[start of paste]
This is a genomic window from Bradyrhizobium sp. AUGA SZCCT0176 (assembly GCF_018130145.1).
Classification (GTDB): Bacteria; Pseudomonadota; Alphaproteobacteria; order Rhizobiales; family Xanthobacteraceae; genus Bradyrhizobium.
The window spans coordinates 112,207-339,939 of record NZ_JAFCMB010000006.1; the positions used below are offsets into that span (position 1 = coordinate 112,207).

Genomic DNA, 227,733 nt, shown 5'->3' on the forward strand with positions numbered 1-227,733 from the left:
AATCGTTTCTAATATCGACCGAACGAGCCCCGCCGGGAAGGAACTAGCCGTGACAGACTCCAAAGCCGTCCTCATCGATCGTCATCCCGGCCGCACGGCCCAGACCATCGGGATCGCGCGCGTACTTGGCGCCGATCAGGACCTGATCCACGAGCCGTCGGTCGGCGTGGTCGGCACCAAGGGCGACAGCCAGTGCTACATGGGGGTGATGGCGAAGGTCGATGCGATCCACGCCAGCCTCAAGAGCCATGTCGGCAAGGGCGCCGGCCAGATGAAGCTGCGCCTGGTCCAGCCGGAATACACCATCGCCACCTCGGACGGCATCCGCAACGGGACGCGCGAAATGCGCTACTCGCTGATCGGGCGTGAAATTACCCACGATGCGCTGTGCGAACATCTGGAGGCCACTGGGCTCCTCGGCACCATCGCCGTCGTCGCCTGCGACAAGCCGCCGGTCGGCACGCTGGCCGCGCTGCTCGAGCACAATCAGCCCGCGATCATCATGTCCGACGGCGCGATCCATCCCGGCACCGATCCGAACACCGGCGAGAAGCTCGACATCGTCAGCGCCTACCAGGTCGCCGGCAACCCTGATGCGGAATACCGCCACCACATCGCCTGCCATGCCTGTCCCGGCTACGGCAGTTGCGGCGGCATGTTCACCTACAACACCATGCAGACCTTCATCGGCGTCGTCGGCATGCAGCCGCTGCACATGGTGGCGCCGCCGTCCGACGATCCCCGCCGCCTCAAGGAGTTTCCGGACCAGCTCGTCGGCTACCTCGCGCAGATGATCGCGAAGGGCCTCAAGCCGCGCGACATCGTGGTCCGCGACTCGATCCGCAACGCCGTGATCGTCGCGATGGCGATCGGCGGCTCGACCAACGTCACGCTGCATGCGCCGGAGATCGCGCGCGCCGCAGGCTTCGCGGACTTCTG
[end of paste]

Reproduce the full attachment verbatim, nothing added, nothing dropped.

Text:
This is a genomic window from Bradyrhizobium sp. AUGA SZCCT0176 (assembly GCF_018130145.1).
Classification (GTDB): Bacteria; Pseudomonadota; Alphaproteobacteria; order Rhizobiales; family Xanthobacteraceae; genus Bradyrhizobium.
The window spans coordinates 112,207-339,939 of record NZ_JAFCMB010000006.1; the positions used below are offsets into that span (position 1 = coordinate 112,207).

Genomic DNA, 227,733 nt, shown 5'->3' on the forward strand with positions numbered 1-227,733 from the left:
AATCGTTTCTAATATCGACCGAACGAGCCCCGCCGGGAAGGAACTAGCCGTGACAGACTCCAAAGCCGTCCTCATCGATCGTCATCCCGGCCGCACGGCCCAGACCATCGGGATCGCGCGCGTACTTGGCGCCGATCAGGACCTGATCCACGAGCCGTCGGTCGGCGTGGTCGGCACCAAGGGCGACAGCCAGTGCTACATGGGGGTGATGGCGAAGGTCGATGCGATCCACGCCAGCCTCAAGAGCCATGTCGGCAAGGGCGCCGGCCAGATGAAGCTGCGCCTGGTCCAGCCGGAATACACCATCGCCACCTCGGACGGCATCCGCAACGGGACGCGCGAAATGCGCTACTCGCTGATCGGGCGTGAAATTACCCACGATGCGCTGTGCGAACATCTGGAGGCCACTGGGCTCCTCGGCACCATCGCCGTCGTCGCCTGCGACAAGCCGCCGGTCGGCACGCTGGCCGCGCTGCTCGAGCACAATCAGCCCGCGATCATCATGTCCGACGGCGCGATCCATCCCGGCACCGATCCGAACACCGGCGAGAAGCTCGACATCGTCAGCGCCTACCAGGTCGCCGGCAACCCTGATGCGGAATACCGCCACCACATCGCCTGCCATGCCTGTCCCGGCTACGGCAGTTGCGGCGGCATGTTCACCTACAACACCATGCAGACCTTCATCGGCGTCGTCGGCATGCAGCCGCTGCACATGGTGGCGCCGCCGTCCGACGATCCCCGCCGCCTCAAGGAGTTTCCGGACCAGCTCGTCGGCTACCTCGCGCAGATGATCGCGAAGGGCCTCAAGCCGCGCGACATCGTGGTCCGCGACTCGATCCGCAACGCCGTGATCGTCGCGATGGCGATCGGCGGCTCGACCAACGTCACGCTGCATGCGCCGGAGATCGCGCGCGCCGCAGGCTTCGCGGACTTCTG